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Hearty Roasted Beet Salad Recipe

Hearty Roasted Beet Salad Recipe

The Backstory:

This year I am participating in a CSA for the first time, and it’s all thanks to the fine folks over at Stonyfield. How’s that possible? Well, I’ll tell you. I am part of Stonyfield’s Clean Plate Club – a collective of bloggers that created recipes for and participate in Stonyfield’s marketing and outreach programs. Last fall they hosted a blogger contest asking us to create recipes from items at the farmer’s market. They asked if we could also use their yogurt in the recipe as well. Inspired by the directive, in a stroke of genius, I created an Apple Pie Smoothie recipe. Yes, that IS a good-for-you smoothie recipe. This recipe won the contest. Oh, I was so stoked because the prize was $500 toward a CSA in my local community.

But what to choose? New Orleans isn’t known for its plethora of CSAs. Sure, we have plenty of farmer’s markets, but we don’t have many programs that function like a true CSA – you pay up front for a share of the farm’s crops to be delivered over a period of time, usually a growing season. Mostly we work on the farmer’s market model here in New Orleans where people show up on market day and buy what they’d like. The closest thing I’d really seen previously was what Hollygrove does with their weekly box – people pay $25 for a box hand-selected by the staff at the market. It’s a pretty smart idea and allows people to be exposed to a variety of different items.

Grow Dat Youth Farm in New Orleans, LA

At first I was stumped. I didn’t know of any CSAs and was having trouble finding one in my area. One day I happened to be on Twitter and saw the Grow Dat Youth Farm promoting its spring CSA farm share program. I checked it out and decided that it was the right type of CSA opportunity for me. Grow Dat is a four year old non-profit program who partners with Tulane University. Their mission is to nurture a diverse group of young leaders via the meaningful work of growing food. They employ about 40 youths (ranging from 15-19 in age) on a part time basis as a supplement to their regular school work.

Grow Dat Youth Farm in New Orleans, LA

This sounded like a wonderful opportunity for me to participate in. I quickly got in touch with Stonyfield, and they purchased the CSA share for me. The best part of all of this is that Grow Dat’s highest share level is a $540 investment, and Stonyfield generously covered the extra $40 for me. The reason I wanted to be in on this level was that not only does it include the maximum share of vegetables, but $165 of that fee goes directly to supplementing a week’s worth of stipend for three youths that work on the farm. So not only am I getting loads of veggies at no cost to me, I am also helping to support students in the program directly. WIN!!!

Grow Dat Youth Farm in New Orleans, LA

We’ve been picking up our box of veggies at Grow Dat since March 15th, and our term will last until June 21st. While we visit the farm each week to pick up our produce, I’d never gotten out and walked around and seen the farm. That all changed a couple of weeks ago when Leo Gorman, the farm manager, gave me a personal 30 minute tour of the farm. The property is located in City Park and encompasses seven acres, of which they actively farm an acre and a half. Last year they harvested over 8,500 pounds of food. Of that harvest amount, they sell about 60% of it to the CSA members and the public then they donate the other 40% to non-profits. To me that seems like some pretty serious tonnage for such a small space. I’m sure that’s a perfectly normal yield for a space that size, but it seems so large to me! Very impressive.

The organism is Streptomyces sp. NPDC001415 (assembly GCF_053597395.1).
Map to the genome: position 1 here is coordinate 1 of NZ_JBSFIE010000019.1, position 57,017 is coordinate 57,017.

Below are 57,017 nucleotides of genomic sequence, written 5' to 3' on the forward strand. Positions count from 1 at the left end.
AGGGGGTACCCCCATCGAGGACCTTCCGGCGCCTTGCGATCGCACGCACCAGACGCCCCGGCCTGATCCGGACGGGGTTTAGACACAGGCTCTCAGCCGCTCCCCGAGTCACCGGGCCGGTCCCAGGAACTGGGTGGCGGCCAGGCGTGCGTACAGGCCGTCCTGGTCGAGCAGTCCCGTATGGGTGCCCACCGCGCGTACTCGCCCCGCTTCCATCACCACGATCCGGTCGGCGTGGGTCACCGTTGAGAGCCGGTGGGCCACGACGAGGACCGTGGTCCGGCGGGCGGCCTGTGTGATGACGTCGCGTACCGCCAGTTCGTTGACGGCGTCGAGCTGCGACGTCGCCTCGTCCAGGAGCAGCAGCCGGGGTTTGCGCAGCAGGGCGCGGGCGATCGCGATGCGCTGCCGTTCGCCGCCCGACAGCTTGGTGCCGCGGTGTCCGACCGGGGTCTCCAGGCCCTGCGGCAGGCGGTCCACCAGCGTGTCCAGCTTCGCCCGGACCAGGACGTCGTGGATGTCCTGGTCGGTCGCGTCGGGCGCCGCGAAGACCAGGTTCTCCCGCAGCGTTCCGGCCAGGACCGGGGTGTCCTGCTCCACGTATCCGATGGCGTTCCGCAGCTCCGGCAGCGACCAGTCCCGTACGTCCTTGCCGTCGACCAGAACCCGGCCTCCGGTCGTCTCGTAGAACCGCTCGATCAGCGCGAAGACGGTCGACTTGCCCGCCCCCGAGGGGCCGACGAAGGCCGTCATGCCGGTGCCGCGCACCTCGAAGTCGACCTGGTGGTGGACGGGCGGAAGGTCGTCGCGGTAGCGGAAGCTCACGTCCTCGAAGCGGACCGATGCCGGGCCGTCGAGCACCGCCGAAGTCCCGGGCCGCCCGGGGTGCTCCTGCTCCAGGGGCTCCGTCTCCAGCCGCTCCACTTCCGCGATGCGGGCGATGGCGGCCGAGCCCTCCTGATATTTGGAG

Grow Dat Youth Farm in New Orleans, LA

Let’s go back and talk a little bit about the actual program and what the youth staff get out of it. First and foremost, the goal of the youth jobs on the farm is to act as job training and youth leadership training. Working in a farm is a great way to learn a whole host of skills, farm related and non-farm related. The youths have to apply to be part of the program like any other job. Grow Dat works with six schools – both public and private – from which they accept applicants. The program runs from January to June with the youths working on Fridays and Saturdays to help with farm tasks and to attend leadership classes. They spend half their time dealing with farm related work and the other half in a classroom setting learning about things such as health/wellness, cooking classes, nutritional content, food justice and leadership. All in all, some pretty great stuff.

Grow Dat Youth Farm in New Orleans, LA

I love programs like Grow Dat because they aim to help address the root of some of the socioeconomic problems that exist here in New Orleans. This program seeks to include a wide range of students from different race, class, gender and geographies (parts of the city). They are looking to serve as a cross roads of culture, hard work, and idea sharing. Leo told me that they feel food is a great learning vehicle. He said that the leadership program at Grow Dat seeks to help these students build deeper skills – public speaking, conflict resolution, constructive feedback, and professionalism. To me it seems they’ve done a great job with matching the curriculum and content of the program to the goals they aim to achieve. This is such a wonderful program, and I am delighted to be affiliated with it.

Grow Dat Youth Farm in New Orleans, LA

The Recipe:

Today I have a hearty salad for you that’s almost all locally sourced. I got the beets and greens from my Grow Dat share box. I scored the cucumber, feta cheese and green onion from Hollygrove Market and Farm. The only things I bought at the grocery store were the avocado and the ingredients for the dressing. Not bad at all! I love when I can do that with recipes.

Hearty-Beet-Salad-Recipe